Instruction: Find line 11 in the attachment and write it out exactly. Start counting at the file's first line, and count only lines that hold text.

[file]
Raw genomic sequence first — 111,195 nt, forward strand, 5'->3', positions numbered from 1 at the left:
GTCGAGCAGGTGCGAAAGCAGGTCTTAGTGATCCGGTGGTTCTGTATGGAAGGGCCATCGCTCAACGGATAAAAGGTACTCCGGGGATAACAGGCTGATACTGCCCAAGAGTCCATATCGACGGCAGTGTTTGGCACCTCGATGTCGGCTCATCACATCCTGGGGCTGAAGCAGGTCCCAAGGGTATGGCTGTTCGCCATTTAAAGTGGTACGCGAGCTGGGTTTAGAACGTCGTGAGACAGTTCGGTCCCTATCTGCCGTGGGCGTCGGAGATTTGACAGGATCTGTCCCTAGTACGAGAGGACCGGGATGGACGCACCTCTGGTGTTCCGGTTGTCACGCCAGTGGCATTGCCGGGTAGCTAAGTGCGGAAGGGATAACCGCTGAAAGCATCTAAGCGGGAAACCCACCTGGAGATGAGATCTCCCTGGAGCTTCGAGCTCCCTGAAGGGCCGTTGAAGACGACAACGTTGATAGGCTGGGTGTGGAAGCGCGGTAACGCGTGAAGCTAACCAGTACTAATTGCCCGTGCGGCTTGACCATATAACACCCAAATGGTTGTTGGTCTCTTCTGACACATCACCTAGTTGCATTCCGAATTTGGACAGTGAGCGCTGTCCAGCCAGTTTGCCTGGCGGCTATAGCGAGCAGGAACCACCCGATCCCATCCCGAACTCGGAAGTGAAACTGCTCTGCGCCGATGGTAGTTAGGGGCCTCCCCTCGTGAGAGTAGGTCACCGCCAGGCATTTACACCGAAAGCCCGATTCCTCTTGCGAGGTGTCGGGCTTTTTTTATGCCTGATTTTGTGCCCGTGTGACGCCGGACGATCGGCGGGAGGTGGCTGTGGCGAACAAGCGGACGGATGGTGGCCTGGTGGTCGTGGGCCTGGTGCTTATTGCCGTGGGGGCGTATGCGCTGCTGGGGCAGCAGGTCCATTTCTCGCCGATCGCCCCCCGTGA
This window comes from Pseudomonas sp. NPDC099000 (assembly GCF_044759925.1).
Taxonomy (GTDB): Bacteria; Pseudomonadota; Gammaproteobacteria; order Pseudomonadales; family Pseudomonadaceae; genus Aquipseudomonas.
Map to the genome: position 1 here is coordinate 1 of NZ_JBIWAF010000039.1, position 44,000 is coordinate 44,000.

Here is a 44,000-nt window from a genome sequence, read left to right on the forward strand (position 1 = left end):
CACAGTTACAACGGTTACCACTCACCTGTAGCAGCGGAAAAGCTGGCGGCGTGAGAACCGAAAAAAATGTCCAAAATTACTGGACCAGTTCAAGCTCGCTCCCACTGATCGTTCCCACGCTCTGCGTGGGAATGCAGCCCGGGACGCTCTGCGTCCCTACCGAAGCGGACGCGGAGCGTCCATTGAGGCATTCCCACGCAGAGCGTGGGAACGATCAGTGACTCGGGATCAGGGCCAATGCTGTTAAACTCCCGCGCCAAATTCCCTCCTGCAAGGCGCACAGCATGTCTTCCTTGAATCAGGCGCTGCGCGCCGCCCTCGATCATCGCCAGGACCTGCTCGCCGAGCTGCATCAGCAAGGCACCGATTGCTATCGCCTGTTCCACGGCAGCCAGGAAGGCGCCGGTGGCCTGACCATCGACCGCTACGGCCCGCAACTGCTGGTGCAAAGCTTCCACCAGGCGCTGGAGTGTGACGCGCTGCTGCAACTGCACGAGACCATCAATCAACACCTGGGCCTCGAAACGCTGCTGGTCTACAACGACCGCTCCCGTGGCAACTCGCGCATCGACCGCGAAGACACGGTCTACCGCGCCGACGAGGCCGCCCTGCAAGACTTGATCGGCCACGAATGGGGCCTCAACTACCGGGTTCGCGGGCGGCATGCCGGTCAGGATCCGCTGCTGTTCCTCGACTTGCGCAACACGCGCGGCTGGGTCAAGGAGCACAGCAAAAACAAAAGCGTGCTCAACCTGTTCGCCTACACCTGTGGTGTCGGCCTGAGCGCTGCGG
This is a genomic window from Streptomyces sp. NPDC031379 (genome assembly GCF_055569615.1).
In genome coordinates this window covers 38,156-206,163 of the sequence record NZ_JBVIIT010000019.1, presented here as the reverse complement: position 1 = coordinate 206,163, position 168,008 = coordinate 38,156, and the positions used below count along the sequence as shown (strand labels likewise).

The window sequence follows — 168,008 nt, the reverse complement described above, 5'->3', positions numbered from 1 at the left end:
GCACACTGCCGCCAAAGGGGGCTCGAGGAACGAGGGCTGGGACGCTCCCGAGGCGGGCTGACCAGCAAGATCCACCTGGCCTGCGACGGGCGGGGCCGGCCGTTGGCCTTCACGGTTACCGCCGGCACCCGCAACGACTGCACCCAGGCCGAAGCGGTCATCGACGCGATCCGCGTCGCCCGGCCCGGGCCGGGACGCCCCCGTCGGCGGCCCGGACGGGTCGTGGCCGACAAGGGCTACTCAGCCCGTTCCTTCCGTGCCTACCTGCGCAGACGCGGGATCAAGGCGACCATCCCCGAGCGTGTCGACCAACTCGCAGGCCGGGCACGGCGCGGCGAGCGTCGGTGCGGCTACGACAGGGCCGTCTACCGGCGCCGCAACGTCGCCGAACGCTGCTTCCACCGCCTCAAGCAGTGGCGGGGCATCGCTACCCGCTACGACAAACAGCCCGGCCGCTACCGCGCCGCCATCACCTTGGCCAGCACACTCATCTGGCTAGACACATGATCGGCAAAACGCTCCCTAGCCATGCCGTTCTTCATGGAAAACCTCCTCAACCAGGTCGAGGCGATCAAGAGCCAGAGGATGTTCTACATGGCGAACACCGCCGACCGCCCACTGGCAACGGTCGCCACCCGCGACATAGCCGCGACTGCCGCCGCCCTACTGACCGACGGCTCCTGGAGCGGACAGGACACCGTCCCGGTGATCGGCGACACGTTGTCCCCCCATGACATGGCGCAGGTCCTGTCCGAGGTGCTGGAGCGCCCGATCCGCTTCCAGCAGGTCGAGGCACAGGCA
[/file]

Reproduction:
GCACACTGCCGCCAAAGGGGGCTCGAGGAACGAGGGCTGGGACGCTCCCGAGGCGGGCTGACCAGCAAGATCCACCTGGCCTGCGACGGGCGGGGCCGGCCGTTGGCCTTCACGGTTACCGCCGGCACCCGCAACGACTGCACCCAGGCCGAAGCGGTCATCGACGCGATCCGCGTCGCCCGGCCCGGGCCGGGACGCCCCCGTCGGCGGCCCGGACGGGTCGTGGCCGACAAGGGCTACTCAGCCCGTTCCTTCCGTGCCTACCTGCGCAGACGCGGGATCAAGGCGACCATCCCCGAGCGTGTCGACCAACTCGCAGGCCGGGCACGGCGCGGCGAGCGTCGGTGCGGCTACGACAGGGCCGTCTACCGGCGCCGCAACGTCGCCGAACGCTGCTTCCACCGCCTCAAGCAGTGGCGGGGCATCGCTACCCGCTACGACAAACAGCCCGGCCGCTACCGCGCCGCCATCACCTTGGCCAGCACACTCATCTGGCTAGACACATGATCGGCAAAACGCTCCCTAGCCATGCCGTTCTTCATGGAAAACCTCCTCAACCAGGTCGAGGCGATCAAGAGCCAGAGGATGTTCTACATGGCGAACACCGCCGACCGCCCACTGGCAACGGTCGCCACCCGCGACATAGCCGCGACTGCCGCCGCCCTACTGACCGACGGCTCCTGGAGCGGACAGGACACCGTCCCGGTGATCGGCGACACGTTGTCCCCCCATGACATGGCGCAGGTCCTGTCCGAGGTGCTGGAGCGCCCGATCCGCTTCCAGCAGGTCGAGGCACAGGCA